Qualcomm to Build ARM-Based Server Chips

By Jeffrey Burt  |  Posted 2014-11-19 Print this article Print
data centers

Moorhead, of Moor Insights and Strategy, said he is looking forward to Mollenkopf and other Qualcomm executives giving more details about the company's plans. Beyond the timetable, he said he wants to see what Qualcomm is doing regarding such technologies as high-bandwidth server memory and error-correcting code (ECC) memory and a data center fabric, which is crucial to ensuring that all the cores within the systems can communicate efficiently.

He said he expects to see an aggressive Qualcomm when it finally gets into the space, which not only will make life difficult for the smaller ARM server SoC makers, but also Intel, which will find a larger and better-financed rival than it has had in recent years.

"It's a really big deal because of the scale of their business and how they've approached the different markets they've gotten into," Moorhead said. "Qualcomm is not happy being second or third in any market they've ever gotten into."

Mollenkopf said the company already has been talking with system makers.

"We're engaged with customers, and we are interested in this area for the long term," he said. "It will take us time to build this business, but we think it is an interesting opportunity moving forward and also provides us with customer contact not only into the device side but into the data center."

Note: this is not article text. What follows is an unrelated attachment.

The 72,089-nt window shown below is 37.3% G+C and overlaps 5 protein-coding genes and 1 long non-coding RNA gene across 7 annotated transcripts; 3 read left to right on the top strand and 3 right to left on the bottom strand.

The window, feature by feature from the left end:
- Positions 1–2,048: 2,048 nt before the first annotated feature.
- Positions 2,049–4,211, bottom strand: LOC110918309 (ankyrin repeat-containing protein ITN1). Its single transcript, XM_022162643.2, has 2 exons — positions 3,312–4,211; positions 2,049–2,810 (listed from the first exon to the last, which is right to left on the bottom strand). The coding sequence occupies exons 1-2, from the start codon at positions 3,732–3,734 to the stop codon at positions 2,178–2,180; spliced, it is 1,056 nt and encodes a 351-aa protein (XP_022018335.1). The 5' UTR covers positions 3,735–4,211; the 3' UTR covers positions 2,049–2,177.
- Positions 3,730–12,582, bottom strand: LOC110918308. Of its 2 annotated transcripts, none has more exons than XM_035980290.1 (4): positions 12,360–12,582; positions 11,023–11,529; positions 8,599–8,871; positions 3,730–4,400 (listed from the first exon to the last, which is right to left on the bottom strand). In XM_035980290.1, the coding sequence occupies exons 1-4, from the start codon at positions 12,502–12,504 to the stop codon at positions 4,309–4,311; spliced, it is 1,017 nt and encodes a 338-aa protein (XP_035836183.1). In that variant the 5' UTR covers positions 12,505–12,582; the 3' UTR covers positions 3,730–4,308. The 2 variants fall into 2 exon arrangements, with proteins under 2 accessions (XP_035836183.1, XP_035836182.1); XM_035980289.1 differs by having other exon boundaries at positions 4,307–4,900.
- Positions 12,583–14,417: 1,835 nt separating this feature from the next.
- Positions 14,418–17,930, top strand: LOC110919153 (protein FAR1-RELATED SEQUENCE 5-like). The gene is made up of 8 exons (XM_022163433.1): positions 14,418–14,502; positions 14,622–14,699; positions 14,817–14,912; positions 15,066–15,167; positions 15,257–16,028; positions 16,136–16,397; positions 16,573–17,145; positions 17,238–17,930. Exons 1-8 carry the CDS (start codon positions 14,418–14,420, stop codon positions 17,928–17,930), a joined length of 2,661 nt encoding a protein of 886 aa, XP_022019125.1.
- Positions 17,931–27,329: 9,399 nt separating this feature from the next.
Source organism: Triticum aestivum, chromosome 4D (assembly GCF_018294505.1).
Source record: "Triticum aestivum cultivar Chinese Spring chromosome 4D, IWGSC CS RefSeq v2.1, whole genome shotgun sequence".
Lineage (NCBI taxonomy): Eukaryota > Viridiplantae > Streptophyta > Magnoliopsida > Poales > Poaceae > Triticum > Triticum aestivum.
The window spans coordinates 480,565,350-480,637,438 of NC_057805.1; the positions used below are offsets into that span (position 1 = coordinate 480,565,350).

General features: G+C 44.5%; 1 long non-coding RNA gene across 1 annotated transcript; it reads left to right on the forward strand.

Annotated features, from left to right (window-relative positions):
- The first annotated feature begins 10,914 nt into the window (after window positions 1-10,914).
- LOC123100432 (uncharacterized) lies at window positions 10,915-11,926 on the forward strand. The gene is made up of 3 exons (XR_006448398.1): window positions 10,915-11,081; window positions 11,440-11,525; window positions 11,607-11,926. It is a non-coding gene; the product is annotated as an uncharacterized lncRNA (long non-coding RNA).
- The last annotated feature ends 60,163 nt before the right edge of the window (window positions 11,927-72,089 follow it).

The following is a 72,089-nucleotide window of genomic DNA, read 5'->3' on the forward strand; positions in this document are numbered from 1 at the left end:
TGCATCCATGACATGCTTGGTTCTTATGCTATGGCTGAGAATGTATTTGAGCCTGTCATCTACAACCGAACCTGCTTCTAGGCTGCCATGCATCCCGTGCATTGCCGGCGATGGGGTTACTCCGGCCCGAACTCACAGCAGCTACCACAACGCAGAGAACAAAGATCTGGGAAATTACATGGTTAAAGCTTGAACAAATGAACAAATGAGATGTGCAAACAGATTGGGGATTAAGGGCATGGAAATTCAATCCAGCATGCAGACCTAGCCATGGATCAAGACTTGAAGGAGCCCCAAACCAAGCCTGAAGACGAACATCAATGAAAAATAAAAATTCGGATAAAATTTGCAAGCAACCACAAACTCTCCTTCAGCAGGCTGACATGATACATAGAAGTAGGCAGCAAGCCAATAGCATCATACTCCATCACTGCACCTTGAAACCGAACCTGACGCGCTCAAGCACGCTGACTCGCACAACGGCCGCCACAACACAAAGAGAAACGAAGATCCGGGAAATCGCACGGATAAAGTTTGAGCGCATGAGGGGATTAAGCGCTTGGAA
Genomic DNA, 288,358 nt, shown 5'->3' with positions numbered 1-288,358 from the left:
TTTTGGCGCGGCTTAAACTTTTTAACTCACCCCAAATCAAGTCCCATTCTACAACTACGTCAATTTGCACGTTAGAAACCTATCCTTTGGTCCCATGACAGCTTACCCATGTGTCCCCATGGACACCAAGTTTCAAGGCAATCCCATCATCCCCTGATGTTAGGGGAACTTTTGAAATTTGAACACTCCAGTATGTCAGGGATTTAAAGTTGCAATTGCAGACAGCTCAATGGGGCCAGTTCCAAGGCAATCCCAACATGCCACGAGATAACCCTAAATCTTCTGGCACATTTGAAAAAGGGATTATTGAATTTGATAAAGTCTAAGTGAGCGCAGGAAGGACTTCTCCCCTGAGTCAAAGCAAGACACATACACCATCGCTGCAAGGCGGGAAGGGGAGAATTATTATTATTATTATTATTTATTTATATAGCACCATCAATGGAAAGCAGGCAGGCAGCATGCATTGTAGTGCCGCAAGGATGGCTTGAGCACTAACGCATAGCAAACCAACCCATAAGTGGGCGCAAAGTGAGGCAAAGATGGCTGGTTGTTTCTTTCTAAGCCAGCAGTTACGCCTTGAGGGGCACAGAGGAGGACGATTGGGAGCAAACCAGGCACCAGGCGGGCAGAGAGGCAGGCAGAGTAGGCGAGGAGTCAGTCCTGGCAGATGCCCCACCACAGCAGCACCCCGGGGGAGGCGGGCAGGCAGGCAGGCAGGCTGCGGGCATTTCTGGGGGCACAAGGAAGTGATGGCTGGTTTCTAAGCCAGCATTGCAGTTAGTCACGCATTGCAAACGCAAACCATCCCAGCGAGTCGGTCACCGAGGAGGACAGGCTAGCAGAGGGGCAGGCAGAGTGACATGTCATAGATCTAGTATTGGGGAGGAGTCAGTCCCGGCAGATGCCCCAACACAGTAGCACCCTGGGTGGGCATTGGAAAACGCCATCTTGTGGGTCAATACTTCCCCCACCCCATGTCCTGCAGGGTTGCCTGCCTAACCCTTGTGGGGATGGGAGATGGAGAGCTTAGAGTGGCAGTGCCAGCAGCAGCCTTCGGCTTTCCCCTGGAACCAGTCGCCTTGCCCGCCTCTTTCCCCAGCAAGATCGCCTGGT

Jay Parikh, vice president of infrastructure engineering with Facebook, was on stage with Mollenkopf at one point. He said the social networking giant and its Snapdragon chips have been an important component of Facebook's success.

"We always are looking for opportunities to really think about how we build the underlying cloud infrastructure that powers our Facebook applications," Parikh said. "Technologies like ARM-based servers are really interesting because of the different characteristics they provide in terms of performance, power [and] cooling. Qualcomm-based ARM servers give us the ability to rethink the way that we have built certain parts of our infrastructure."



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